When you want to call someone on your cell phone, you likely just find the person in your list of contacts and select their name. The handset then uses the unique phone number associated with that person and makes the call. In general, you don’t need to remember the phone number itself, as the address book stores it for you under the name of the contact.
The Internet works in a very similar way. Each server on the Internet has an address assigned to it and a name. There is a global address book which stores the address (or addresses) along with the associated name (or names). This huge address book is known as DNS (Domain Name System). The way it works is that when you type a URL into your browser, e.g. maketecheasier.com, then the browser (via the underlying operating system) queries DNS to get the address for the server which hosts the web site. A similar, but not identical, thing happens when we send emails.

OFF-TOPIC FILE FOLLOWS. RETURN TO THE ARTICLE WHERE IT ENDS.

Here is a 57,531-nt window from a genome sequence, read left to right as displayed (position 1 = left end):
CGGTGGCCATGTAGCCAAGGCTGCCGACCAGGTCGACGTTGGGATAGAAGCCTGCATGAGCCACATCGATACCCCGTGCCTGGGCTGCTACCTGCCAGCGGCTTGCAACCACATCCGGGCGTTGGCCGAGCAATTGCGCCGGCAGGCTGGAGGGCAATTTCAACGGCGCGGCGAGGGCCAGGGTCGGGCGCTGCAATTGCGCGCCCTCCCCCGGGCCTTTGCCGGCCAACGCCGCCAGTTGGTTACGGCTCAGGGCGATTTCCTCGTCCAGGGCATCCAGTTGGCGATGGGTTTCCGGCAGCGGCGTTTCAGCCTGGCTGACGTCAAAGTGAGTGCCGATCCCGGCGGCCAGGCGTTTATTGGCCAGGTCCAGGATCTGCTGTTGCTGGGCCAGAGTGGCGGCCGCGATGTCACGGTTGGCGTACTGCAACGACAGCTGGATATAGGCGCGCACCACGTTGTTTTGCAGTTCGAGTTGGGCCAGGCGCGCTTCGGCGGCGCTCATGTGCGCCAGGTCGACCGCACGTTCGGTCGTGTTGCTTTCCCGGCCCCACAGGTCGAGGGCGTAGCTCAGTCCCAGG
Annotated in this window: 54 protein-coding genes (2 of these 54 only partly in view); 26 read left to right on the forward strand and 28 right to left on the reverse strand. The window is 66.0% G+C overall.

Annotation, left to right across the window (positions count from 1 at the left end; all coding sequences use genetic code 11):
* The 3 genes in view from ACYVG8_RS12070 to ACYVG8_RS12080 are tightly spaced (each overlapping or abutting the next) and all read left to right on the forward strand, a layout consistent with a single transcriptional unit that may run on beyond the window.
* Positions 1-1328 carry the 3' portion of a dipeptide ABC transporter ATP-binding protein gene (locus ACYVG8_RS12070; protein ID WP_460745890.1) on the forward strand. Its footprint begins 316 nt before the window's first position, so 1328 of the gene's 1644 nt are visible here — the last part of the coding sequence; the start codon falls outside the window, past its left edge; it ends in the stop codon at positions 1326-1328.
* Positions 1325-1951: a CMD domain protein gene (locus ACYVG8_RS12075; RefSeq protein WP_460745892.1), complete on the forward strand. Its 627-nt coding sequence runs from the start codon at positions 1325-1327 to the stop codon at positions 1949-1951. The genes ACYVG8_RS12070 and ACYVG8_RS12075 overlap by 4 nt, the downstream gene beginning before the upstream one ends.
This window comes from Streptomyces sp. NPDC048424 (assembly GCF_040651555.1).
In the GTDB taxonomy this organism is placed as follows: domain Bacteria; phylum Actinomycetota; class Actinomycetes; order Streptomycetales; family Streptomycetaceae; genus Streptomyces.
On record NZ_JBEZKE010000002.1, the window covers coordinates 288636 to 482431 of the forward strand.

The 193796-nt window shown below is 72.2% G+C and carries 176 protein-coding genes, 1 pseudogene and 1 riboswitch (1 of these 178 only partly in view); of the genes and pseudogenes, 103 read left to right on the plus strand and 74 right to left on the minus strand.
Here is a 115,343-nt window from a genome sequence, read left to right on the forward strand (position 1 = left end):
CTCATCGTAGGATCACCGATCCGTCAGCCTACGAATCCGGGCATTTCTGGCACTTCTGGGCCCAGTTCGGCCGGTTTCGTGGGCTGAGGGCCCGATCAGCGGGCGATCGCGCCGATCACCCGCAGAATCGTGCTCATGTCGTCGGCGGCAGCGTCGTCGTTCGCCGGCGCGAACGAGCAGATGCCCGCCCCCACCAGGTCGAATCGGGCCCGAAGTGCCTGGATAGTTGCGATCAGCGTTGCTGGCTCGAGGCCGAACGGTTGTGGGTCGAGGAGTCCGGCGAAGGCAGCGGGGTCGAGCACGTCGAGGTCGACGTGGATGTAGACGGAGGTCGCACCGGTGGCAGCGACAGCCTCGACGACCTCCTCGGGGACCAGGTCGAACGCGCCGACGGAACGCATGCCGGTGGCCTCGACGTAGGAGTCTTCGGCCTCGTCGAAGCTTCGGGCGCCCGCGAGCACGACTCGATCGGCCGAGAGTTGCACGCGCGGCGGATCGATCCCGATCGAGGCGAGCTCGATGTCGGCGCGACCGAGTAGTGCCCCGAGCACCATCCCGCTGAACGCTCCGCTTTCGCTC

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Advanced Guide to nslookup (Make Tech Easier)